— I would refer you to his lawyers for information on the
legal proceedings of his case.

Q: The recent Philippine Supreme Court decision called the
confinement of LCpl Smith on the grounds of the U.S. Embassy
“unconstitutional.” The decision called for the U.S. and
Philippine governments to negotiate a new place of
confinement. What is the status of this negotiation?

— The U.S. Embassy has taken note of the Supreme Court
decision regarding the Visiting Forces Agreement (VFA). As
it concerns important legal issues, we have referred it to
United States Government legal experts in Washington.

— Although the Supreme Court decision is under
reconsideration and therefore not yet final, U.S. officials
have begun a dialogue on this issue with officials from the
Philippine Embassy in Washington.

— We have no further updates at this time.

Q: What is the status of the VFA?

— The VFA provides the sole legal framework for U.S.
Philippine cooperation on legal issues involving U.S.
military personnel in the Philippines. As such, it is
important for out bilateral military relationship.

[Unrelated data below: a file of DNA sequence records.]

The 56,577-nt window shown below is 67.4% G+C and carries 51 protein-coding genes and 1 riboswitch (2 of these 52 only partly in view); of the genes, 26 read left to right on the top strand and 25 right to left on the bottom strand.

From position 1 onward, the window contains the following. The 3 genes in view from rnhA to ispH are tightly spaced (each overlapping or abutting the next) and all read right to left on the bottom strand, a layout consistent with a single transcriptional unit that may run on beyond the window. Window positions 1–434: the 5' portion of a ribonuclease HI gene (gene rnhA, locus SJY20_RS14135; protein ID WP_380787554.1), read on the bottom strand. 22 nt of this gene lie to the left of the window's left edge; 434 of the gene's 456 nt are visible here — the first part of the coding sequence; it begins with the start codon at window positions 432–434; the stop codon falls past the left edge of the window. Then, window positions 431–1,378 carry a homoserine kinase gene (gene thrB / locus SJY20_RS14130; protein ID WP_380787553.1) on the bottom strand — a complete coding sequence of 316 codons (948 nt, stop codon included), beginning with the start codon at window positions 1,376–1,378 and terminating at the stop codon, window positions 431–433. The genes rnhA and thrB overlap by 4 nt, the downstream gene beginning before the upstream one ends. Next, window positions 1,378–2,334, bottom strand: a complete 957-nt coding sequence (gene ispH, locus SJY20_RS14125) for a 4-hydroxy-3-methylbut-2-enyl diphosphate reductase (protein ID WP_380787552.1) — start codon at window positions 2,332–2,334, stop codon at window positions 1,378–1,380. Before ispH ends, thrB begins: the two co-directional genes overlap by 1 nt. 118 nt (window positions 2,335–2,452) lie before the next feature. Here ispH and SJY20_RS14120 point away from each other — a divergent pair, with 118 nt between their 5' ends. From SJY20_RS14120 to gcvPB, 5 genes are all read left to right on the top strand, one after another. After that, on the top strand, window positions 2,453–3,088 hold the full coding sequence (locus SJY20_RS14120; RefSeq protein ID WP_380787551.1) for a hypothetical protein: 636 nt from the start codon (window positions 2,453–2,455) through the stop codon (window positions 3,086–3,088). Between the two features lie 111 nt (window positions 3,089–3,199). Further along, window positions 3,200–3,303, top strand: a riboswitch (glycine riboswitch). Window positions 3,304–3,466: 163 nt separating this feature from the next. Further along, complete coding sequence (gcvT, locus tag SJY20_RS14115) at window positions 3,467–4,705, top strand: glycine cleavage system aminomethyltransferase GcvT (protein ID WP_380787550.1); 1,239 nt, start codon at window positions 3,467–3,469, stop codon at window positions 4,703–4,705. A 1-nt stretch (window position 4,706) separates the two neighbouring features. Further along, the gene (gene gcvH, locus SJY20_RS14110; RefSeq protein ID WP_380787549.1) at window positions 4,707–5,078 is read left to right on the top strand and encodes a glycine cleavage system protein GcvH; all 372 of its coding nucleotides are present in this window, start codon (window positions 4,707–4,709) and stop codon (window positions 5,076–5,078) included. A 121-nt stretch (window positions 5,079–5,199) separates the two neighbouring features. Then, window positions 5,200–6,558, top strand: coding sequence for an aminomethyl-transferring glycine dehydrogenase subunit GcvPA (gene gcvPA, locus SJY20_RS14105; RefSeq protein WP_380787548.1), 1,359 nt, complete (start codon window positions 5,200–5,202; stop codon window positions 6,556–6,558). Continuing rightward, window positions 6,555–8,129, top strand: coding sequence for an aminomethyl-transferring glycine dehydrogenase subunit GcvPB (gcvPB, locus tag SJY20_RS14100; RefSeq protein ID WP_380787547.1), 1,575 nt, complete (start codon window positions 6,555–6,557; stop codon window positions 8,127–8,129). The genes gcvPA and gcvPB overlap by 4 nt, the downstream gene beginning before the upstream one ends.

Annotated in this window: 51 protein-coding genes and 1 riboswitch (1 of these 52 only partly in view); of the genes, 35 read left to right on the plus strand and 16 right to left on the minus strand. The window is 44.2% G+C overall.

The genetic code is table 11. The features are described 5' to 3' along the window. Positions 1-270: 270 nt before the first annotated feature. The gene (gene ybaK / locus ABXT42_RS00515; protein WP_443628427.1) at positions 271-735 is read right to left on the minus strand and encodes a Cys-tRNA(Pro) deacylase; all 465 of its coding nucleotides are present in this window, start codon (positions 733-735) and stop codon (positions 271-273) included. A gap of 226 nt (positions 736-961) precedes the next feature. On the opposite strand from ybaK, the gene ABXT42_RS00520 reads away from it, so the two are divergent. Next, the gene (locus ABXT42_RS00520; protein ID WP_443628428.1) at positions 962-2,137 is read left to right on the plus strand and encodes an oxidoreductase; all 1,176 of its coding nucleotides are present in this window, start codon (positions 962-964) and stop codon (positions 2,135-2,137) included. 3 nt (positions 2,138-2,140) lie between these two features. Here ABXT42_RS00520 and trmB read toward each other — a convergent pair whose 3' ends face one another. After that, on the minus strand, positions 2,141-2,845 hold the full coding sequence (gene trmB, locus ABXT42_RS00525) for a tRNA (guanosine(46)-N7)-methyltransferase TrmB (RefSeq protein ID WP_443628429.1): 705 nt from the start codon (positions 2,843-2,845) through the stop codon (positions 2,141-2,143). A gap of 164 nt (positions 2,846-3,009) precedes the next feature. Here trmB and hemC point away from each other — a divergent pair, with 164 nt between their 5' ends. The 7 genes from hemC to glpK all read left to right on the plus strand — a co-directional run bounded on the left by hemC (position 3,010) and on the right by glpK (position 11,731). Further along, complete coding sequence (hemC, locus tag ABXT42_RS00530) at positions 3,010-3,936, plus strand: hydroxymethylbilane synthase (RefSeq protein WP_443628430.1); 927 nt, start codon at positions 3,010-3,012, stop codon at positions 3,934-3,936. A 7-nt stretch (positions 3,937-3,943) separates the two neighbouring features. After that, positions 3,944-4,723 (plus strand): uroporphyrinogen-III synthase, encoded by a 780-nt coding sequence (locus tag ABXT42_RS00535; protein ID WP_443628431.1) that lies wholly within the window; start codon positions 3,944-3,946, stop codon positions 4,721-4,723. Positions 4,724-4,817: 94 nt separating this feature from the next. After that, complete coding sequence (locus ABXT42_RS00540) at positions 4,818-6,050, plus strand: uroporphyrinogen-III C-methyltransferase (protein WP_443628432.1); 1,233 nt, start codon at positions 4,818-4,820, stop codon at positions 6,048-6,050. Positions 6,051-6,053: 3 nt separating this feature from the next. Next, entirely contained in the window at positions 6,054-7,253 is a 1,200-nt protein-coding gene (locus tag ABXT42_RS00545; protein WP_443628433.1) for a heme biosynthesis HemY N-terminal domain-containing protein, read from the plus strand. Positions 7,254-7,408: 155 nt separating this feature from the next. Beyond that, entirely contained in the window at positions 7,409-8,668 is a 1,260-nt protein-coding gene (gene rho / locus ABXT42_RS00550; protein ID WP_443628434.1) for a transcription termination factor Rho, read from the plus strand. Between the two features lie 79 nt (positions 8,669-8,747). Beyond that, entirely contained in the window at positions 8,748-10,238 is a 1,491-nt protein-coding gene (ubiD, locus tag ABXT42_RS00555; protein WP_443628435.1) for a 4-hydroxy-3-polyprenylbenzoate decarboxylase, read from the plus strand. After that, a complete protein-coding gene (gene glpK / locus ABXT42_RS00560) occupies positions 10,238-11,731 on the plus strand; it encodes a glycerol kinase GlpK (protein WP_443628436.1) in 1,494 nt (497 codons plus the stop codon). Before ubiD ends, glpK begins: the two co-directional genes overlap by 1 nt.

Background: The plaintiff, known as “Nicole” and identified
as Suzette Nicolas in court documents, terminated the
services of her lawyer, Evelyn Ursua, in the Philippines on
March 16, 2009, in relation to the case involving her alleged
rape by U.S. Marine LCpl Daniel Smith. She settled with
Smith the P100,000 civil judgment that a trial court ordered
Smith to pay in damages and on March 17 filed a sworn
affidavit with the Court of Appeals raising questions about
the events on the night of the alleged rape in November 2005.
Media reports quote her former lawyer as saying that Nicole
has left the country. Smith’s appeal of his conviction has

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been pending in the Court of Appeals since October 2007.